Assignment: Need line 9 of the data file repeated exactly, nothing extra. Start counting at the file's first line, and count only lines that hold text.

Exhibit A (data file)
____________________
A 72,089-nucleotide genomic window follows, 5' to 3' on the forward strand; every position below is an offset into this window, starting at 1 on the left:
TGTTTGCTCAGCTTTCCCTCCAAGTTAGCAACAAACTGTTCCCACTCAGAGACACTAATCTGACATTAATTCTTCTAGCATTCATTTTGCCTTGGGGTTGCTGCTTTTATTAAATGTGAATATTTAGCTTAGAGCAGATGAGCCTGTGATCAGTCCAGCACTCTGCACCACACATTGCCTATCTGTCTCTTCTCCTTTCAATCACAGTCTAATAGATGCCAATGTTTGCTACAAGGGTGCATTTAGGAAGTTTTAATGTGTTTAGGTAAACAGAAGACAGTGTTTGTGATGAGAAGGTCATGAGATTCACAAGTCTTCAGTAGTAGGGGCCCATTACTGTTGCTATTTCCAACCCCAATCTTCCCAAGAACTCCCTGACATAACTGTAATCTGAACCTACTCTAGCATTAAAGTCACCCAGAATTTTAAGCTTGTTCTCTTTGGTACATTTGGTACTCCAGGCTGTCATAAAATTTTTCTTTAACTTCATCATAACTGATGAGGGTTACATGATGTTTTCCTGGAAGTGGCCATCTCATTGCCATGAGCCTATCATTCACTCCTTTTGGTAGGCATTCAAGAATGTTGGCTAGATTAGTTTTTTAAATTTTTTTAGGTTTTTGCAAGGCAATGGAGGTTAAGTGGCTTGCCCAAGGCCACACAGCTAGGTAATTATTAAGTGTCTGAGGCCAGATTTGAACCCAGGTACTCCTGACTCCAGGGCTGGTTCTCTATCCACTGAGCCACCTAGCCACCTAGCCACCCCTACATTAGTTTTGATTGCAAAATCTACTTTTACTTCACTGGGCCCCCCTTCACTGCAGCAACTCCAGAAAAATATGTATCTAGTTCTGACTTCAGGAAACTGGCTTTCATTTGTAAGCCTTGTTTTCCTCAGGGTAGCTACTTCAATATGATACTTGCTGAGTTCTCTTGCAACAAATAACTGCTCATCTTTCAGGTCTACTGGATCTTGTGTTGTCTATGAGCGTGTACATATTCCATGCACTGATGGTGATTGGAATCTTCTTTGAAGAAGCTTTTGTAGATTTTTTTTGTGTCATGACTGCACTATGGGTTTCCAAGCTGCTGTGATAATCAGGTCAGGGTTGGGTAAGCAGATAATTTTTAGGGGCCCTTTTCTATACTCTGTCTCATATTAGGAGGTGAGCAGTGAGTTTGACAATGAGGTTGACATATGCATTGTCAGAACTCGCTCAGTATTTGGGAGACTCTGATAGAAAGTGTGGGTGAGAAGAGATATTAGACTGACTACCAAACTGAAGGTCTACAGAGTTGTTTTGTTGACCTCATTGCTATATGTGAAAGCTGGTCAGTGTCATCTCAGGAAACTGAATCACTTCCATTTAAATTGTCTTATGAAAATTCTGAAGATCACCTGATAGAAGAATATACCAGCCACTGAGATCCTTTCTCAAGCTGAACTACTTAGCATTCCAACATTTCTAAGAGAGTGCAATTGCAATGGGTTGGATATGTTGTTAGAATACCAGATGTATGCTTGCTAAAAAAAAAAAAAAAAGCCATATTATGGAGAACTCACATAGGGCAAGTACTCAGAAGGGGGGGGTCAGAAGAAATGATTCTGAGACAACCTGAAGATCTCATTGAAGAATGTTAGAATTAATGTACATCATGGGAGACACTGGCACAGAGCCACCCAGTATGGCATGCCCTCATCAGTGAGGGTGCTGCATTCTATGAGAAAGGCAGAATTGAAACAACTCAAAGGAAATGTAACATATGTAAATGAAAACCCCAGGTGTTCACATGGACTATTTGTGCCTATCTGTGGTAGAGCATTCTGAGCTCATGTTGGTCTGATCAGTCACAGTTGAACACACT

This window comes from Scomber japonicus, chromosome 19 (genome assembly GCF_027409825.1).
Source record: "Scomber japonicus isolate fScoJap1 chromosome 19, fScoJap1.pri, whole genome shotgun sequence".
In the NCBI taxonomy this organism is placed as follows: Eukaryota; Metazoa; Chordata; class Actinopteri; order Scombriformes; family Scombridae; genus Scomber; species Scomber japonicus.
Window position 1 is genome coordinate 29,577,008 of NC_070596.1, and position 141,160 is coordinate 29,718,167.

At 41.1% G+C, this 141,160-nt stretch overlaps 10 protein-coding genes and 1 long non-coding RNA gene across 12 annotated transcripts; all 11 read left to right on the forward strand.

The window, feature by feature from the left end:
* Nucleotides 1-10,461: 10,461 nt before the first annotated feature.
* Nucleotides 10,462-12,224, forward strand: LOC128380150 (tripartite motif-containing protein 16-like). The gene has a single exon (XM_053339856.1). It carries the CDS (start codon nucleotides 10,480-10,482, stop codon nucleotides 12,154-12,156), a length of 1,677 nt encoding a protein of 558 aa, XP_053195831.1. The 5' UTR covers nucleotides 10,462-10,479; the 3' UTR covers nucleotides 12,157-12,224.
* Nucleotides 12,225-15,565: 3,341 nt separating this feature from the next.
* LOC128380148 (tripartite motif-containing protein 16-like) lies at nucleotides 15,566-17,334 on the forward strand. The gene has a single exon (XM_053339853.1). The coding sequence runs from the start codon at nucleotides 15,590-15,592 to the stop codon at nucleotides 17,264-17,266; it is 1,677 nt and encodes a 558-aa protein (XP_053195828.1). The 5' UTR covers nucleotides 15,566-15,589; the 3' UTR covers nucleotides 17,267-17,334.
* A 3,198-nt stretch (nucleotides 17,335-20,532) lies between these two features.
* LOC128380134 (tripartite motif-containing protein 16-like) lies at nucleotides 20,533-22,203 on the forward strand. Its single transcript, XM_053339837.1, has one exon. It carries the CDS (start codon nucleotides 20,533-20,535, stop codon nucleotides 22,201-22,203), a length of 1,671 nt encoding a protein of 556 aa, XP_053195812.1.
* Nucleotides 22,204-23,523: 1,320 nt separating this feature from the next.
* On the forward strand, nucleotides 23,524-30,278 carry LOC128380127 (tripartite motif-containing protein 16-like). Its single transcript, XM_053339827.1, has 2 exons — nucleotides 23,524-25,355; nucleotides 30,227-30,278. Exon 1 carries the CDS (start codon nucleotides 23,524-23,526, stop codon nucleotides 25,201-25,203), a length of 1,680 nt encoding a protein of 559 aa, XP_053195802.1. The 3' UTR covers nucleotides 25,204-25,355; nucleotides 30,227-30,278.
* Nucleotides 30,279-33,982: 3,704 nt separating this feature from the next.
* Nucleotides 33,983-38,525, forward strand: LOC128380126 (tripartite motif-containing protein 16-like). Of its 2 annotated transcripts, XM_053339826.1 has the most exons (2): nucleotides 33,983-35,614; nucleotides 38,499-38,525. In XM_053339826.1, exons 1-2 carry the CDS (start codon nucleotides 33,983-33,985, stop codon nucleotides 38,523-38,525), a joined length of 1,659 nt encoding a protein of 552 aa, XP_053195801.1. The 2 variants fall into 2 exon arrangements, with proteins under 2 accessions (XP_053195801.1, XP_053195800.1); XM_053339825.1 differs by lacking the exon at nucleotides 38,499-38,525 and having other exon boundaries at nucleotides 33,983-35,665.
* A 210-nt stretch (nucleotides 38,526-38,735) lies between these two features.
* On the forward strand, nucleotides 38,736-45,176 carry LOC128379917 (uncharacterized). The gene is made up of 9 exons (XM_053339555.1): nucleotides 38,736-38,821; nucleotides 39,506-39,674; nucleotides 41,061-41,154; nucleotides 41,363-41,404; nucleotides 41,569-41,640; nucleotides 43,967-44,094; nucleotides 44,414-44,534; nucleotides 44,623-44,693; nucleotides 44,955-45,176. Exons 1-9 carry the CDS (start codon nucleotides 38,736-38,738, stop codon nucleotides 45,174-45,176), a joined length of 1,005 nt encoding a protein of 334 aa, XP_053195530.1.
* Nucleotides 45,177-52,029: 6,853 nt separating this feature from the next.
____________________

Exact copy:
* Nucleotides 1-10,461: 10,461 nt before the first annotated feature.